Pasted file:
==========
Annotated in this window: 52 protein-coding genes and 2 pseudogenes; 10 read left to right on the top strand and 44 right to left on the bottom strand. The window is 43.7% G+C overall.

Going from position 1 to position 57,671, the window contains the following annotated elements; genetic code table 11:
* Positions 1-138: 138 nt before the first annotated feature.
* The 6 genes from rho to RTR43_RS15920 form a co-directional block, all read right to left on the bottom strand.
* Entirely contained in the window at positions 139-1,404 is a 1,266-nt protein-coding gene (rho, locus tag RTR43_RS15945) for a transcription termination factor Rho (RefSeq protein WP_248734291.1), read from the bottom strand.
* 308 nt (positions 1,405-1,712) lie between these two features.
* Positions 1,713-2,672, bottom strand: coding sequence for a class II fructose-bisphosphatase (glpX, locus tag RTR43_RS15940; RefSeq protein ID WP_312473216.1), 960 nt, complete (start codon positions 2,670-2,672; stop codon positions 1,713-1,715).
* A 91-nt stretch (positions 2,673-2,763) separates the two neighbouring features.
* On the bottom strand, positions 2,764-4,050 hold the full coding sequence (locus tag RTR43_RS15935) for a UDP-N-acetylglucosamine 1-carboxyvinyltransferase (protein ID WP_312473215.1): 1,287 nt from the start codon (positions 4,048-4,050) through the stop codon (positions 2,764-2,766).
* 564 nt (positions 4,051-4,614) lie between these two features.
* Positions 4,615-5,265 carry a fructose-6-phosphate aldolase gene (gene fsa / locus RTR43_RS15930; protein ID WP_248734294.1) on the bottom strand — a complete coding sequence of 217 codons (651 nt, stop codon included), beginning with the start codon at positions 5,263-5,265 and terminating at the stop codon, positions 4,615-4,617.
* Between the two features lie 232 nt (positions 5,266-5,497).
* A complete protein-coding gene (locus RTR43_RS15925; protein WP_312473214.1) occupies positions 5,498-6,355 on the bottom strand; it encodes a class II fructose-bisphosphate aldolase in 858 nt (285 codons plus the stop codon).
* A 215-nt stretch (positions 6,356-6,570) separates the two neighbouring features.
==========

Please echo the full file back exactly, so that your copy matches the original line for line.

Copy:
Annotated in this window: 52 protein-coding genes and 2 pseudogenes; 10 read left to right on the top strand and 44 right to left on the bottom strand. The window is 43.7% G+C overall.

Going from position 1 to position 57,671, the window contains the following annotated elements; genetic code table 11:
* Positions 1-138: 138 nt before the first annotated feature.
* The 6 genes from rho to RTR43_RS15920 form a co-directional block, all read right to left on the bottom strand.
* Entirely contained in the window at positions 139-1,404 is a 1,266-nt protein-coding gene (rho, locus tag RTR43_RS15945) for a transcription termination factor Rho (RefSeq protein WP_248734291.1), read from the bottom strand.
* 308 nt (positions 1,405-1,712) lie between these two features.
* Positions 1,713-2,672, bottom strand: coding sequence for a class II fructose-bisphosphatase (glpX, locus tag RTR43_RS15940; RefSeq protein ID WP_312473216.1), 960 nt, complete (start codon positions 2,670-2,672; stop codon positions 1,713-1,715).
* A 91-nt stretch (positions 2,673-2,763) separates the two neighbouring features.
* On the bottom strand, positions 2,764-4,050 hold the full coding sequence (locus tag RTR43_RS15935) for a UDP-N-acetylglucosamine 1-carboxyvinyltransferase (protein ID WP_312473215.1): 1,287 nt from the start codon (positions 4,048-4,050) through the stop codon (positions 2,764-2,766).
* 564 nt (positions 4,051-4,614) lie between these two features.
* Positions 4,615-5,265 carry a fructose-6-phosphate aldolase gene (gene fsa / locus RTR43_RS15930; protein ID WP_248734294.1) on the bottom strand — a complete coding sequence of 217 codons (651 nt, stop codon included), beginning with the start codon at positions 5,263-5,265 and terminating at the stop codon, positions 4,615-4,617.
* Between the two features lie 232 nt (positions 5,266-5,497).
* A complete protein-coding gene (locus RTR43_RS15925; protein WP_312473214.1) occupies positions 5,498-6,355 on the bottom strand; it encodes a class II fructose-bisphosphate aldolase in 858 nt (285 codons plus the stop codon).
* A 215-nt stretch (positions 6,356-6,570) separates the two neighbouring features.